• Pink Panther's Hostel
      • Cheapest Rate: 10-Bed Mixed Dorm with Shared Bathroom - 40PLN (Off Peak Season)
      • Location: 10 minutes away from the Old Town Market Square (inside Old Town)
      • Free wi-fi
      • Extra fee for towels 

    Auschwitz-Birkenau Concentration Camp
    For my second day in Krakow, I signed up for a guided tour I found in the Web.  Even though I believe that I am fully capable of planning the trip alone, I didn't want to waste most of the day checking for bus schedules and lining up for tickets.  Auschwitz-Birkenau is around an hour and a half away from the city center, so I decided that for this trip it's okay to let the convenience of a guided tour weigh out the practicality of organizing the trip alone.

    IMG_7947 IMG_8041
    Left: The infamous gate of the Auschwitz Concentration Camp.
    Right: Portraits of the numerous Holocaust victims hung on the hallway of the museum

    For those who aren't familiar with the Holocaust, allow me to share a short history lesson.  It was during the 1940's when Nazi Germany invaded Poland, under the leadership of Adolf Hitler.  Hitler had plans of establishing a New World Order, which included *purifying* the human race.  Under his command, concentration camps were built within Polish territory, Auschwitz-Birkenau being one of the largest camps.  Here, countless number of Jews and other *undesirables* were transported, falsely informed that they were just being relocated to a place far away from the war.  A detailed account of the victims' plight was given in the four-hour tour of the concentration camps.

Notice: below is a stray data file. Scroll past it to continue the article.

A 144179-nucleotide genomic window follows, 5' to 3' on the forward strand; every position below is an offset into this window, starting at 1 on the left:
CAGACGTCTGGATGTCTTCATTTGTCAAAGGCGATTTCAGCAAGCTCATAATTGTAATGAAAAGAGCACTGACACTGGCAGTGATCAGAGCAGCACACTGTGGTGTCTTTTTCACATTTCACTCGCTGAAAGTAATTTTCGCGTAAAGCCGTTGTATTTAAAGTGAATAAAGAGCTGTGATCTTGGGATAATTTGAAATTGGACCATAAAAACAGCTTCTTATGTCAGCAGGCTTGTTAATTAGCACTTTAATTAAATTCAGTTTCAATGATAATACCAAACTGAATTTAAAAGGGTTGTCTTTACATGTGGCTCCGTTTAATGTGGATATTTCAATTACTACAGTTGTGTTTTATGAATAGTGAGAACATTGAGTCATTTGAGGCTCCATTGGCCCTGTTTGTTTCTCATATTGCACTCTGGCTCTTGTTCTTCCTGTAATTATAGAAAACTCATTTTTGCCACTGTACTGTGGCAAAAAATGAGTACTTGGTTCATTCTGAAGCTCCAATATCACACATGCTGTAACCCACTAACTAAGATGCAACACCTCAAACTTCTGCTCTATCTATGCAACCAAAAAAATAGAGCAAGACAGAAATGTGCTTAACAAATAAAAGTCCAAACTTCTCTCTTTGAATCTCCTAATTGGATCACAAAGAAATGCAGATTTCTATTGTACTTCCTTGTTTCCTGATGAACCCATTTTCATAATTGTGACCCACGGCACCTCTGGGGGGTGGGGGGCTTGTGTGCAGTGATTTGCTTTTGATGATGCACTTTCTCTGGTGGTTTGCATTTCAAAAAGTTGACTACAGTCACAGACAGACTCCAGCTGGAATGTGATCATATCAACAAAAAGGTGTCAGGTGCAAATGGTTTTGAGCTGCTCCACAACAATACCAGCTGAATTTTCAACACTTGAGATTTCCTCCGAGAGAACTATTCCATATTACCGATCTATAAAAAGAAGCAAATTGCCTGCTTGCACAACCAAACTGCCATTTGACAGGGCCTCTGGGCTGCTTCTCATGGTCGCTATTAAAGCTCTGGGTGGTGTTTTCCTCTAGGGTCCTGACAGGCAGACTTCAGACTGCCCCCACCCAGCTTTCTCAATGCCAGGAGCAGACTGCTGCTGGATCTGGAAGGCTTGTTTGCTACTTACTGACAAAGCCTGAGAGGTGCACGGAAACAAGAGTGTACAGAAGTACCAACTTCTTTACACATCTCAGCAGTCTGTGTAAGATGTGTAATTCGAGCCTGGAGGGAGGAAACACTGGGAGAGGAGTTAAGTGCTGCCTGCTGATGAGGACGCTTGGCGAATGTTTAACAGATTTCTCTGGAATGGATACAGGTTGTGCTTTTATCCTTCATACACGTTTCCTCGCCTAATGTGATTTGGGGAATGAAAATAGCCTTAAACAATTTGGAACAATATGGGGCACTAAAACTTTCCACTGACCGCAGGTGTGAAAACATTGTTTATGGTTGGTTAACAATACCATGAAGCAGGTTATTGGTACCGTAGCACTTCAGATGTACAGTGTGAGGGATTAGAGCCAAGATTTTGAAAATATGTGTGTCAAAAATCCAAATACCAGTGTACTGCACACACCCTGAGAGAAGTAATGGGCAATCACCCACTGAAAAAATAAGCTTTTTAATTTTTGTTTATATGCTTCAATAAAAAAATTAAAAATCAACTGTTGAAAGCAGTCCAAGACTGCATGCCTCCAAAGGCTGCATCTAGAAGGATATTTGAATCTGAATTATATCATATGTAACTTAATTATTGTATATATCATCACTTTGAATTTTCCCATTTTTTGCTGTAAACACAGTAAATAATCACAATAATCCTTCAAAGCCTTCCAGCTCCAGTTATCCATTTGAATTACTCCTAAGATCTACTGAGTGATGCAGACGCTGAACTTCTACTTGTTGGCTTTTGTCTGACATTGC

I have to say, despite the solemn atmosphere throughout the tour, I really enjoyed the experience.  I usually don't take interest in history, but somehow the place made me realize a human's capability in doing good or evil, and how much it can affect society.  At the very core, Hitler is just a man with a dream.  And with that dream, he was able to destroy a huge part of humanity.

    Wieliczka Salt Mine
    In that afternoon, I signed up for another guided tour (with the same company); a rather happier one, I could say.  According to the guide, this was once a fully functional salt mine, but now is being maintained purely for tourism purposes.

    The salt mine tour happens 53 stories underground. /vertigo 

    The interesting attractions in this salt mine are the artworks created by the miners themselves.  There are statues, carvings, and even whole underground chapels created from blocks of salt.  There even was a salt carving that is a pretty good replica of Da Vinci's Last Supper.

    IMG_8226 IMG_8292 IMG_8293
    Left: Sculpture made from black salt.
    Middle: The crystals of the chandelier are made from salt, too.
    Right: The floors were carved from slabs of black salt, polished by the feet of tourists.

    IMG_8256 IMG_8286
    Left: Chapel of St. Kinga, 101 meters underground.
    Right: Last Supper salt carving.

    The tour took about three hours, and by the time we were finished it was already dusk.  After an hour ride from the salt mine to the city center, I headed back to Warsaw by train.